Run a Google search on "stiff muscles CFS" and you get over 4200000 hits.

    PS See for example (my bolding): http://www.nightingale.ca/documents/Nightingale_ME_Definition_en.pdf

    The Presence or Absence of Various Pain Syndromes is highly variable: The pain syndromes associated with the acute and chronicphases of M.E. may be described as Early and Late findings.

    Early Findings:
    (a) severe headaches of a type never previously experienced;
    (b) these are often associated with neck rigidity
    and occipital pain; (c) retro-orbital eye pain; (d)
    migratory muscle and arthralgia pain; (e) cutaneous hypersensitivity.

    Late Findings: Any of the early findings plus (f) fibromyalgia-like pain syndromes. This is only a partial list of the multiple pain syndromes. Many of the pain features tend to decrease over time but can be activated or increased by a wide range of external & chemical stressors. (See Clinical and Scientific Basis of M.E./CFS, Chapter 5, pps. 58-62)

    PPS Acheson 1959 talking of ME outbreaks notes stiffness as a sign for many patients in some outbreaks. http://www.name-us.org/DefintionsPages/DefinitionsArticles/Acheson1959.pdf
     
    Last edited: Nov 1, 2013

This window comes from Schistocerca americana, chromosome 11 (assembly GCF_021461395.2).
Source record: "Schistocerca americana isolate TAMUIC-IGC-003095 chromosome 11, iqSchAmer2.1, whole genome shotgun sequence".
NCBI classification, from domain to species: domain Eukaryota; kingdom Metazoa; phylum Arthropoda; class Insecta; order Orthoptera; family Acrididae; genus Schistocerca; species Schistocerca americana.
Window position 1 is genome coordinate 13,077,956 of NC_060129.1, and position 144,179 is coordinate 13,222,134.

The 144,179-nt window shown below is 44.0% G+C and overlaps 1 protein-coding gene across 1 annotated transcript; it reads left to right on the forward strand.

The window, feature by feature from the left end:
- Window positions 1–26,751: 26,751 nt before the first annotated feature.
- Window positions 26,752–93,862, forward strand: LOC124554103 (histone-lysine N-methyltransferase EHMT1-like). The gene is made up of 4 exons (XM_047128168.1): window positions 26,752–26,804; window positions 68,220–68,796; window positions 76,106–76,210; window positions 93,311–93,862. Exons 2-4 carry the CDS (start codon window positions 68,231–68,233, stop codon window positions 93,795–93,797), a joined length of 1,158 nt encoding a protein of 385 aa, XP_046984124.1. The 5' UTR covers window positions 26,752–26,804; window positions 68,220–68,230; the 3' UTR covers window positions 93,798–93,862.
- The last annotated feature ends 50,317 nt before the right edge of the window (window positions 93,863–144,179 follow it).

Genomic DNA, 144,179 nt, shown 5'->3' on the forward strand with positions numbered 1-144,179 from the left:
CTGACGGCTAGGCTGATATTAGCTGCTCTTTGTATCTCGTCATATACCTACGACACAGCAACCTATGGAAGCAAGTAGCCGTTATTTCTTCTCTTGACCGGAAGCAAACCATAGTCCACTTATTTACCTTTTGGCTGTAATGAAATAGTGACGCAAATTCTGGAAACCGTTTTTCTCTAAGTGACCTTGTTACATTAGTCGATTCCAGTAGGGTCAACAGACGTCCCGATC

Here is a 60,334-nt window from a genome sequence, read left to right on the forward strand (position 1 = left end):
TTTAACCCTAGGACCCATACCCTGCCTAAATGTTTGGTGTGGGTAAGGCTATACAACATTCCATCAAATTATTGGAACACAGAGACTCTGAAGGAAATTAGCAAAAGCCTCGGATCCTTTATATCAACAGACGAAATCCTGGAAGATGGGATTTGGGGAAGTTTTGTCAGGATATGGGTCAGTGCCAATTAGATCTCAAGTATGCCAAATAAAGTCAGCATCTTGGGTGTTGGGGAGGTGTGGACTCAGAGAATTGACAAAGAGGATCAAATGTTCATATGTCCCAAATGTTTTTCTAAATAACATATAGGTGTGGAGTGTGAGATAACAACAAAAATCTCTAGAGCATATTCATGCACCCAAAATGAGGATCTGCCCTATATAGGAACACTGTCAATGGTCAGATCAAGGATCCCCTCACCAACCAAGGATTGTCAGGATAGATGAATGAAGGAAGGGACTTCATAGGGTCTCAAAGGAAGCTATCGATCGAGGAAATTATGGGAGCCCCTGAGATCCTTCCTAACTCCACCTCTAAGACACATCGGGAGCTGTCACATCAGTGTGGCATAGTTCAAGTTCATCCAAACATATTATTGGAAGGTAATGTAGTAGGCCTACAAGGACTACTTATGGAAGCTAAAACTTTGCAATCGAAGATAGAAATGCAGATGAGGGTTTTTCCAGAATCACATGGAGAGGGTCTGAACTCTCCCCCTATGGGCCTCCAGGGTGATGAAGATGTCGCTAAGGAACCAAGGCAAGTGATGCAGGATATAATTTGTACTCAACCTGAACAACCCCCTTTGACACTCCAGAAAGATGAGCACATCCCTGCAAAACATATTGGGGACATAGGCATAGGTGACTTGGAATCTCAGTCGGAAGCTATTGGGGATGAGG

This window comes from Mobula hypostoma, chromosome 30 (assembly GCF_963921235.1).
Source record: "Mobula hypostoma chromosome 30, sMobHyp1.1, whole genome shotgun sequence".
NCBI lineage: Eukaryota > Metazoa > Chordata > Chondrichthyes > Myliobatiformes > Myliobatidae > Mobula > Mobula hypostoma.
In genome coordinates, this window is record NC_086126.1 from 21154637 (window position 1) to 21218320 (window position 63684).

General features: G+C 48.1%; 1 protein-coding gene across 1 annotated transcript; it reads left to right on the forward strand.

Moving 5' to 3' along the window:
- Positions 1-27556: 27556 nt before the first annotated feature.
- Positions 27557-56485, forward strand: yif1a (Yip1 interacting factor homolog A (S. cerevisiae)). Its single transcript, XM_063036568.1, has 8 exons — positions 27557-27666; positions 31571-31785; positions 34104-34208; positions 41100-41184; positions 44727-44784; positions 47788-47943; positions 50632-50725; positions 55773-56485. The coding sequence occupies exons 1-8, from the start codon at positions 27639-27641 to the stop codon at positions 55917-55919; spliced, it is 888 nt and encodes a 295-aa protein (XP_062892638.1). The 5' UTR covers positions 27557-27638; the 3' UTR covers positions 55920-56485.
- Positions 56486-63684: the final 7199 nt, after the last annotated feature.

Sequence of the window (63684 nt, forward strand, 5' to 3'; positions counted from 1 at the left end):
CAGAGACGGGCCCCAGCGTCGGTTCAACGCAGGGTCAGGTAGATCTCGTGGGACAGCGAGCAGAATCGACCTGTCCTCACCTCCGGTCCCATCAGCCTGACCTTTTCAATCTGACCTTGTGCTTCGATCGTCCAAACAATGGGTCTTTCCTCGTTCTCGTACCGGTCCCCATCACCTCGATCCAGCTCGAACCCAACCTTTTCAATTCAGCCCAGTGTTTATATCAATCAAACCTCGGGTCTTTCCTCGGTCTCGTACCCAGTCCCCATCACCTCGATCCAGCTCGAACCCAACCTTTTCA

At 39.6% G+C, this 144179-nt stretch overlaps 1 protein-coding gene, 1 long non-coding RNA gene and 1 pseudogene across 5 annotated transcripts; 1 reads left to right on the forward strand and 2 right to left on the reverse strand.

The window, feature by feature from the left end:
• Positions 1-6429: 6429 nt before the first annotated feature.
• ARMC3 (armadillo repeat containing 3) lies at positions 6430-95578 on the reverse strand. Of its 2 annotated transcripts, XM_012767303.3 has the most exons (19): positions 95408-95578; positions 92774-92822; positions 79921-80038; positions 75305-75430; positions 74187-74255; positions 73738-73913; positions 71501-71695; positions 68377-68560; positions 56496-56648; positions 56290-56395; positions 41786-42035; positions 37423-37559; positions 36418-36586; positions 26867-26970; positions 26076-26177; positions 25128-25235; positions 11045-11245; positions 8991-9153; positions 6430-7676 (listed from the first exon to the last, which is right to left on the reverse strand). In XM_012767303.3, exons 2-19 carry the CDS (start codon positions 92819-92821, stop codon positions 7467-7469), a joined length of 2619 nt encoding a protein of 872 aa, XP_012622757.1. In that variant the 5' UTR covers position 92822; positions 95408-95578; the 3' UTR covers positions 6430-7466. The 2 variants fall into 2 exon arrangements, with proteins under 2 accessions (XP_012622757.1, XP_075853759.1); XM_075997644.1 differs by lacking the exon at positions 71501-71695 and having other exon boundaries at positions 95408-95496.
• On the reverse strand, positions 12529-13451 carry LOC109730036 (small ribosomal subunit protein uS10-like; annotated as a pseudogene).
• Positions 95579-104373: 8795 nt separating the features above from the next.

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  11. leokitten

    leokitten Senior Member

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    I truly believe it's a combination of it all:
    • genetic predisposition to immune dysfunction setting the stage
    • environmental factors such as chronic stress, toxins, etc altering the immune system over time
    • common pathogens which live in most of us constantly checking the immune system and whenever it is temporarily weak they take more ground and go latent afterwards, so in cycles and much of this isn't noticed clinically for years and the more ground they have the more immune dysfunction they cause
    • until finally the scale is tipped and these pathogens attack on a larger scale causing total dysfunction and throwing us into CFS
     
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  12. Wayne

    Wayne Senior Member